Lismore contempt case bounced back to local court
CONTEMPT charges against a woman who refused to answer questions about an alleged family violence attack have been handed back to Lismore Local Court.
Elizabeth Dangerfield told police her brother had punched her in the nose, but changed her story when she went on the stand in July last year.
She testified during the common assault hearing that she had fabricated the claim in a drunken effort to get her children back.
Her brother had been looking after them.
Ms Dangerfield said she was extremely drunk, was slurring her words and had trouble standing when police interviewed her.
The magistrate gave leave for her to be treated as an unfavourable witness because "the version of events that (she) describes in her statement is completely at odds with the version of events she's given in oral testimony".
Audio of the police interview was played, with the prosecution arguing "it didn't sound as if you were slurring your words".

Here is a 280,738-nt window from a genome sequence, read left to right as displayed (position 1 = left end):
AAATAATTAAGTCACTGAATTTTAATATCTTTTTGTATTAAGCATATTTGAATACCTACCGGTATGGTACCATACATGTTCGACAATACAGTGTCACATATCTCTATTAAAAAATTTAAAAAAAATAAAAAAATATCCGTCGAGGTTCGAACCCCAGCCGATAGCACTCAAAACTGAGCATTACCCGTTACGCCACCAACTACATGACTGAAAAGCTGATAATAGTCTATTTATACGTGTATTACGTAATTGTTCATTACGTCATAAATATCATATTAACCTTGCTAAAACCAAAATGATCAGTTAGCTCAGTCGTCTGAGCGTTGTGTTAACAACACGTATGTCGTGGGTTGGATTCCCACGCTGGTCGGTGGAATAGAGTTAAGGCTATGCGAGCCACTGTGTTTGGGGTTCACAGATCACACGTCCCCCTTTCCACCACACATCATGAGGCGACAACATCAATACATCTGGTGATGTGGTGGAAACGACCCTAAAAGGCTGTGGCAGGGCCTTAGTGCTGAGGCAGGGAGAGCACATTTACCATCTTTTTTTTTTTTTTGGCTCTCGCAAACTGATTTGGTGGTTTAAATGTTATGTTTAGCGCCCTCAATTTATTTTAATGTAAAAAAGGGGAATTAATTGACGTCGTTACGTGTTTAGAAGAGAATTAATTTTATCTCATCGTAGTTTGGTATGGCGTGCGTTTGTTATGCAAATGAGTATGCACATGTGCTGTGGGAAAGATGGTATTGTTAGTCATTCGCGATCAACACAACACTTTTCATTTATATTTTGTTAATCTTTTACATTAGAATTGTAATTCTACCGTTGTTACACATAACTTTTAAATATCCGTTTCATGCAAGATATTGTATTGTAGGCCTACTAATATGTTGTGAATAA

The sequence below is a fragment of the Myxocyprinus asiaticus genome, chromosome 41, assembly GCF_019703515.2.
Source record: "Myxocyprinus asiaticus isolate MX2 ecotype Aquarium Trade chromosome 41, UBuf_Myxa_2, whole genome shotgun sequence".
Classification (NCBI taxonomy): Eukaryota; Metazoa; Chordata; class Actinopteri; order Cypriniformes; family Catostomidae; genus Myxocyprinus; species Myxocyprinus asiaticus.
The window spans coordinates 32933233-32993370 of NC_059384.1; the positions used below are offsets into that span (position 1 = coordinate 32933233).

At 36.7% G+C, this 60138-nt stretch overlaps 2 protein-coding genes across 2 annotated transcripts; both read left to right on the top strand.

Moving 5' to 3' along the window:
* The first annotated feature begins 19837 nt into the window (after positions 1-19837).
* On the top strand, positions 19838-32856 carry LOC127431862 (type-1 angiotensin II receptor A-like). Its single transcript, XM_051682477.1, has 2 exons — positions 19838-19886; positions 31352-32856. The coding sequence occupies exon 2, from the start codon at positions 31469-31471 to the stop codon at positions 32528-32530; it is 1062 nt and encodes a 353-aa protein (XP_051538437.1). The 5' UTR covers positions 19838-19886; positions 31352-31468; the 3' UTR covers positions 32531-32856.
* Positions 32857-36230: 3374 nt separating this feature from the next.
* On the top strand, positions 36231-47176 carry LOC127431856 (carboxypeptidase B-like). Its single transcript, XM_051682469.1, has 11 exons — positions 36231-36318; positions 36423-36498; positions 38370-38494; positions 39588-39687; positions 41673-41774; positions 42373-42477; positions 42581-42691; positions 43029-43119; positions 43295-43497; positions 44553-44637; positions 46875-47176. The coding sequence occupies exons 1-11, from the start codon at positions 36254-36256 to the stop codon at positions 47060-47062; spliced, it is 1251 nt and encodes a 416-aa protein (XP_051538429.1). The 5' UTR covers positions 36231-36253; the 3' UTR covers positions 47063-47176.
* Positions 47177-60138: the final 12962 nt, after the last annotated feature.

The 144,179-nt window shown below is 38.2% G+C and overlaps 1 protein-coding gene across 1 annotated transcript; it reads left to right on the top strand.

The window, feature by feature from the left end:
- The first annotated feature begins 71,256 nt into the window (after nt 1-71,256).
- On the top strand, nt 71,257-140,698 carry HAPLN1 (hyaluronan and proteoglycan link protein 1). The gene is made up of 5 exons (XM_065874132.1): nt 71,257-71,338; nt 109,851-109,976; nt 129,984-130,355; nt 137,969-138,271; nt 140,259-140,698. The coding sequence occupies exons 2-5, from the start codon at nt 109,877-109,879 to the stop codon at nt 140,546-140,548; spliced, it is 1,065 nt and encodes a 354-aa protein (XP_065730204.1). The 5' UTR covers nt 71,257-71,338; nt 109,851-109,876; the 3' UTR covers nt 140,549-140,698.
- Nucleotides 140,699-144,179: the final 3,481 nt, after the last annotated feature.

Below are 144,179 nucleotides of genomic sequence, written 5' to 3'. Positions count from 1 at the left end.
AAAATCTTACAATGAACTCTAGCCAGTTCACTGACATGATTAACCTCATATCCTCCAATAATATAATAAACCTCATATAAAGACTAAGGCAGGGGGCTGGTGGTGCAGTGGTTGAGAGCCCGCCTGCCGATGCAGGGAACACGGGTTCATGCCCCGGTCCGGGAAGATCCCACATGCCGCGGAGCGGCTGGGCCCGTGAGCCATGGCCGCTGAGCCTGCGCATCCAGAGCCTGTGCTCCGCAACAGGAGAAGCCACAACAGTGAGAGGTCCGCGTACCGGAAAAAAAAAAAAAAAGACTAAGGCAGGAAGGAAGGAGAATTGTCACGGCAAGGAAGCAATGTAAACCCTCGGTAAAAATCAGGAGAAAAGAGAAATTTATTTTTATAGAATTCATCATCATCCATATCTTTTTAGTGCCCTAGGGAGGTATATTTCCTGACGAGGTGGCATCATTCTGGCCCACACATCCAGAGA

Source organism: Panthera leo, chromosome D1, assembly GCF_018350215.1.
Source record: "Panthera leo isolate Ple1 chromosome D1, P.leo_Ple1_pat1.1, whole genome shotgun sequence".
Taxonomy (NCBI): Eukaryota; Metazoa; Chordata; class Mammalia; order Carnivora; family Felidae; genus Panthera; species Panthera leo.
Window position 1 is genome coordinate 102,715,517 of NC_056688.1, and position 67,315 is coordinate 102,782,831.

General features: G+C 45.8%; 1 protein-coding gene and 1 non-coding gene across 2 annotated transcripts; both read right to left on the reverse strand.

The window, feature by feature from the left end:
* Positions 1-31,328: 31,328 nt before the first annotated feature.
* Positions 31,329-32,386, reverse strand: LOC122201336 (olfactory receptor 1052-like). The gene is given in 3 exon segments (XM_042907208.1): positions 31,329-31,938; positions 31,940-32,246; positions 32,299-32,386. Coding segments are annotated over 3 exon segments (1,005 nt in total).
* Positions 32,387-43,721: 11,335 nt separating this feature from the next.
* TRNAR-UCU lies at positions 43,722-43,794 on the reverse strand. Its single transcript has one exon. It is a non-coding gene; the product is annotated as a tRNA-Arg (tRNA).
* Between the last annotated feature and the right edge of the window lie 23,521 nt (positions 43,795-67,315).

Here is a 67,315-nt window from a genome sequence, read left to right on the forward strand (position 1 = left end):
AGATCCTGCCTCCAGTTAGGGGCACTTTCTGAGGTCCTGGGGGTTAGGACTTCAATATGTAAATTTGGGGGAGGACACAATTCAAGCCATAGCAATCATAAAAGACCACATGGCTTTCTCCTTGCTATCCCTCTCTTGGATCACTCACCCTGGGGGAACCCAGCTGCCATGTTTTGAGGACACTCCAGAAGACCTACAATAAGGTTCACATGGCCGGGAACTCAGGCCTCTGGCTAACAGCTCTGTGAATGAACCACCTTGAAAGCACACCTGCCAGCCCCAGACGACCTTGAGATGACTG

Sound bites from 000 calls she made were also played to back up the assertion.
Ms Dangerfield refused to give any more answers about why she told police one thing and the court another.
"Stop talking to me, I'm not answering your questions," she said.
The magistrate found her testimony and silence amounted to contempt, and the case was handed up to the NSW Supreme Court.
However, Justice Michael Adams found the court's failure to ask whether Ms Dangerfield wished to make submissions on whether she should be held in contempt meant she had been denied procedural fairness.
He ordered the matter back to the Lismore Local Court to decide on its fate.
"Even if I had a power not to do so (which I doubt), this is a criminal matter and, unless some significant and weighty public interest suggests otherwise, the exercise of the discretion should favour the defendant," he said.